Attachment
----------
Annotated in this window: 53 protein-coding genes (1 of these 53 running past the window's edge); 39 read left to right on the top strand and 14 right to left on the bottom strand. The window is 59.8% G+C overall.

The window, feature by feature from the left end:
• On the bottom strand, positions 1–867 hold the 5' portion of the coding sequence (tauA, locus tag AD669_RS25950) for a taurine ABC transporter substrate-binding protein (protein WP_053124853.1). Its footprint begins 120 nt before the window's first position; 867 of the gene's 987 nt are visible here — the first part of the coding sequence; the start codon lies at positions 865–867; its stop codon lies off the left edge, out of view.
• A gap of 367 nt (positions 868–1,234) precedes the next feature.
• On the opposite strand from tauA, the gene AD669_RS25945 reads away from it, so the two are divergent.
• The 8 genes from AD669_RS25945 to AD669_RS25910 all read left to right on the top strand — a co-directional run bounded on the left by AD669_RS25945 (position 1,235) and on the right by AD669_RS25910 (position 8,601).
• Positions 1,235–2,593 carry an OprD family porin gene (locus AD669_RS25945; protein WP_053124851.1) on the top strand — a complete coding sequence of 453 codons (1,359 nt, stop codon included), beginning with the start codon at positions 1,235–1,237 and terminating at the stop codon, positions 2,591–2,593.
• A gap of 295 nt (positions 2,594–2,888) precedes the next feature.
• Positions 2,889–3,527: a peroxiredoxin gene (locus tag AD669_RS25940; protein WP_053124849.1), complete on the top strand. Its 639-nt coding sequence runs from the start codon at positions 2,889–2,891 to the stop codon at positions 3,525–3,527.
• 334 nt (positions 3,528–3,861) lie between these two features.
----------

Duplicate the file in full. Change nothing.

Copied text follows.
Annotated in this window: 53 protein-coding genes (1 of these 53 running past the window's edge); 39 read left to right on the top strand and 14 right to left on the bottom strand. The window is 59.8% G+C overall.

The window, feature by feature from the left end:
• On the bottom strand, positions 1–867 hold the 5' portion of the coding sequence (tauA, locus tag AD669_RS25950) for a taurine ABC transporter substrate-binding protein (protein WP_053124853.1). Its footprint begins 120 nt before the window's first position; 867 of the gene's 987 nt are visible here — the first part of the coding sequence; the start codon lies at positions 865–867; its stop codon lies off the left edge, out of view.
• A gap of 367 nt (positions 868–1,234) precedes the next feature.
• On the opposite strand from tauA, the gene AD669_RS25945 reads away from it, so the two are divergent.
• The 8 genes from AD669_RS25945 to AD669_RS25910 all read left to right on the top strand — a co-directional run bounded on the left by AD669_RS25945 (position 1,235) and on the right by AD669_RS25910 (position 8,601).
• Positions 1,235–2,593 carry an OprD family porin gene (locus AD669_RS25945; protein WP_053124851.1) on the top strand — a complete coding sequence of 453 codons (1,359 nt, stop codon included), beginning with the start codon at positions 1,235–1,237 and terminating at the stop codon, positions 2,591–2,593.
• A gap of 295 nt (positions 2,594–2,888) precedes the next feature.
• Positions 2,889–3,527: a peroxiredoxin gene (locus tag AD669_RS25940; protein WP_053124849.1), complete on the top strand. Its 639-nt coding sequence runs from the start codon at positions 2,889–2,891 to the stop codon at positions 3,525–3,527.
• 334 nt (positions 3,528–3,861) lie between these two features.